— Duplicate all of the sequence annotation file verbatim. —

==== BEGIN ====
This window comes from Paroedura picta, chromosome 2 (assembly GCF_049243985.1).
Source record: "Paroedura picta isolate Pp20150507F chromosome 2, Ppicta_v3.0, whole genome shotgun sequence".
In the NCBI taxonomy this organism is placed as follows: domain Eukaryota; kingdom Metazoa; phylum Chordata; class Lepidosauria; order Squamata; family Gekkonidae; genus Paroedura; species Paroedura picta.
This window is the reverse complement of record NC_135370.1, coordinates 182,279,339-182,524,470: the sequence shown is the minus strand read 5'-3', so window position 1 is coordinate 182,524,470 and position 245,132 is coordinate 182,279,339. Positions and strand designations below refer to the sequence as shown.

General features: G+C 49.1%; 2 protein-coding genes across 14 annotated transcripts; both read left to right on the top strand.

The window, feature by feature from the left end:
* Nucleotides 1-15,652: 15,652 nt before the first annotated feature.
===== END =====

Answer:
This window comes from Paroedura picta, chromosome 2 (assembly GCF_049243985.1).
Source record: "Paroedura picta isolate Pp20150507F chromosome 2, Ppicta_v3.0, whole genome shotgun sequence".
In the NCBI taxonomy this organism is placed as follows: domain Eukaryota; kingdom Metazoa; phylum Chordata; class Lepidosauria; order Squamata; family Gekkonidae; genus Paroedura; species Paroedura picta.
This window is the reverse complement of record NC_135370.1, coordinates 182,279,339-182,524,470: the sequence shown is the minus strand read 5'-3', so window position 1 is coordinate 182,524,470 and position 245,132 is coordinate 182,279,339. Positions and strand designations below refer to the sequence as shown.

General features: G+C 49.1%; 2 protein-coding genes across 14 annotated transcripts; both read left to right on the top strand.

The window, feature by feature from the left end:
* Nucleotides 1-15,652: 15,652 nt before the first annotated feature.